Ramping up its modern aerial warfare capabilities, the Defence Research & Development Organisation (DRDO) on Wednesday successfully tested the Israeli Python-5 air-to-air missile by deploying it on the indigenous Tejas light combat aircraft.
The test-firing was conducted in Goa and a video of the same was released by DRDO. Tejas now has the unmissable capability to destroy high-speed manoeuvering aerial targets, which would help it in tracking and shooting deadly drones.
“The test-firing of the two missiles at Goa completed a series of trials to validate their performance under extremely challenging scenarios. The Derby missile achieved a direct hit on a high-speed manoeuvering aerial target. The Python missiles also achieved 100% hits, thereby validating their complete capability,” a DRDO official was quoted as saying who further added, “After successful separation trials at Goa, the live launch of the Python on a Banshee target was carried out. In all the live firings, the missile hit the aerial targets,”
Tejas, India's indigenous Light Combat Aircraft, added the 5th generation Python-5 Air-to-Air Missile (AAM) in its weapons capability yesterday, 27th April 2021. Trials were also aimed to validate enhanced capability of already integrated Derby Beyond Visual Range (BVR) AAM. pic.twitter.com/HrvtlGefVZ
The importance of drones in modern warfare cannot be understated, now more so than ever. Reported extensively by TFI, the 2020 Azerbaijan-Armenia war will go down in history as the first war where drones single-handedly turned the tide in the favour of the former. Militaries all around the world closely watched the conflict – and it provided a glimpse of the battlefields of the future. Drone strikes destroyed artillery and air defense systems along with tanks belonging to Armenian and Nagorno-Karabakh forces.
China, India’s notorious neighbour which is perpetually on the prowl to attack the borders of the country has been gradually amassing drone fleets. And if the situation turns grim once again like it had last year after the border conflict at Eastern Ladakh, the CCP might authorize the use of drones to take down Indian military outposts.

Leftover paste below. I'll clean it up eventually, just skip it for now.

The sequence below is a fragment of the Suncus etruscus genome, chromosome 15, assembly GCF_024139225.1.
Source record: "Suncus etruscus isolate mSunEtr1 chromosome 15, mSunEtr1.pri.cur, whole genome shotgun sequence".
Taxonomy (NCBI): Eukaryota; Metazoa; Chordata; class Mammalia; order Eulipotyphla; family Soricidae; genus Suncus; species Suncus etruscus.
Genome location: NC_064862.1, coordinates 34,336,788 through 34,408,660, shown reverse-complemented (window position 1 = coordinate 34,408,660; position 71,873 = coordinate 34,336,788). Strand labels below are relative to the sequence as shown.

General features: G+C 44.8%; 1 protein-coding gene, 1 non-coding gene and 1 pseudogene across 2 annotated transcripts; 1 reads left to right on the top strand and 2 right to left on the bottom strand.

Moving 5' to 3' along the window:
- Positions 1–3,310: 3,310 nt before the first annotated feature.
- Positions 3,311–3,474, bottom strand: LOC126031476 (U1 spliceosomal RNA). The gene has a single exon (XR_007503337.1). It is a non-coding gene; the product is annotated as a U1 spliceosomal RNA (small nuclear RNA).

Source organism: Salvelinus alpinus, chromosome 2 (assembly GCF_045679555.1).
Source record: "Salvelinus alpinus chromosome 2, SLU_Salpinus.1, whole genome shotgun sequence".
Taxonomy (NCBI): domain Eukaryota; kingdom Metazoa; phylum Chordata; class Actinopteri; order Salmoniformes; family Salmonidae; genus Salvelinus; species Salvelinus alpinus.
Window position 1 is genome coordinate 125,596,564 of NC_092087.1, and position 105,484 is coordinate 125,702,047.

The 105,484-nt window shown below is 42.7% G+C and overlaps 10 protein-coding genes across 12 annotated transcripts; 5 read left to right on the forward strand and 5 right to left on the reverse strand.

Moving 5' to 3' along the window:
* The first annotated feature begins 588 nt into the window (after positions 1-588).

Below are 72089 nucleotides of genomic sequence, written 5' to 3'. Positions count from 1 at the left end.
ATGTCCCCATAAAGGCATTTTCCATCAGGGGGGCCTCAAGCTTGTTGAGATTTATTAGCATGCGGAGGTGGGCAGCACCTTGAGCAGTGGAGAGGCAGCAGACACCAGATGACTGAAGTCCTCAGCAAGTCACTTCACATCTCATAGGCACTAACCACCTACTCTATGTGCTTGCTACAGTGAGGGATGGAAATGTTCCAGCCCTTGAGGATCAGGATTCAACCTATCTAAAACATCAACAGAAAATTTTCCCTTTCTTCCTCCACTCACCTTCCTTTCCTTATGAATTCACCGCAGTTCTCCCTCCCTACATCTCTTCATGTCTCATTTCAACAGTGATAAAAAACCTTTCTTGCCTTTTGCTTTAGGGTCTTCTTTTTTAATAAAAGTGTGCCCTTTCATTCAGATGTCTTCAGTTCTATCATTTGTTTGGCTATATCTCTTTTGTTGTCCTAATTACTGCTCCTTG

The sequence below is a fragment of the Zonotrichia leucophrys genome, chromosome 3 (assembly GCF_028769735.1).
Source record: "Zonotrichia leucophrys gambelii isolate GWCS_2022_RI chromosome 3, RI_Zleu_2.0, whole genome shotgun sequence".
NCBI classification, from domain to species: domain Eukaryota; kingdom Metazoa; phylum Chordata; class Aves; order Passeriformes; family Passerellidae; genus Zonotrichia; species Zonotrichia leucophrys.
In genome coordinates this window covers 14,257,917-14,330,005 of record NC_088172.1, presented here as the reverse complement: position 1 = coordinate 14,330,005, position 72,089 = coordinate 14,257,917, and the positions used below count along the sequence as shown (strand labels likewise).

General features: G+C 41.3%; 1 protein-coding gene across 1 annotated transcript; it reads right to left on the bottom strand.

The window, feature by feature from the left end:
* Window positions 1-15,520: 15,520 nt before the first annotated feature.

Reported by TFI, China is selling its deadly Artificial Intelligence (AI)-backed ‘Blowfish’ drones to the war-torn Middle East as well as Central Asia and Africa. These unmanned aerial war machines are capable of launching deadly, fully autonomous strikes with their effective arsenal of mortar shells, grenade launchers and machine guns.
Between 2008-2017, China sold 88 drones to a total of at least 12 countries, across the Middle East and North Africa. Out of these 68 drones were lethal, combat drones. This is in sharp contrast to the US which sold 351 drones in the same time period, out of which only 62 were combat drones and also Israel, which sold 186 drones, out of which 56 were combat drones.
With an enemy that is not only manufacturing deadly drones but also selling them on scale, India has started taking quick countermeasures.
Under the Indian Air Force’s Rs 3,500 crore ’Project Cheetah’, the IAF is looking to upgrade the 90 Heron drones with laser-guided bombs, air-to-ground, and air-launched anti-tank guided missiles in order to carry out combat operations against enemies.
It is also reported that India’s bid to procure combat ready UAVs is in the final stages. Now, the Indian Army has decided to boost its existing fleet of drones with Made-in-India drones as it has struck a deal with Navi Mumbai based IdeaForge for the SWITCH UAVs as a part of its tactical drones fleet for its infantry troops and will be deployed in high-altitude areas like Ladakh. The deal is reportedly worth Rs 140 crore.
The installation of the lethal Israeli missiles on the Tejas jets might be a shot in the arm moment for the Air Force but more such concerted efforts are needed if an enemy like China has to be kept under the thumb.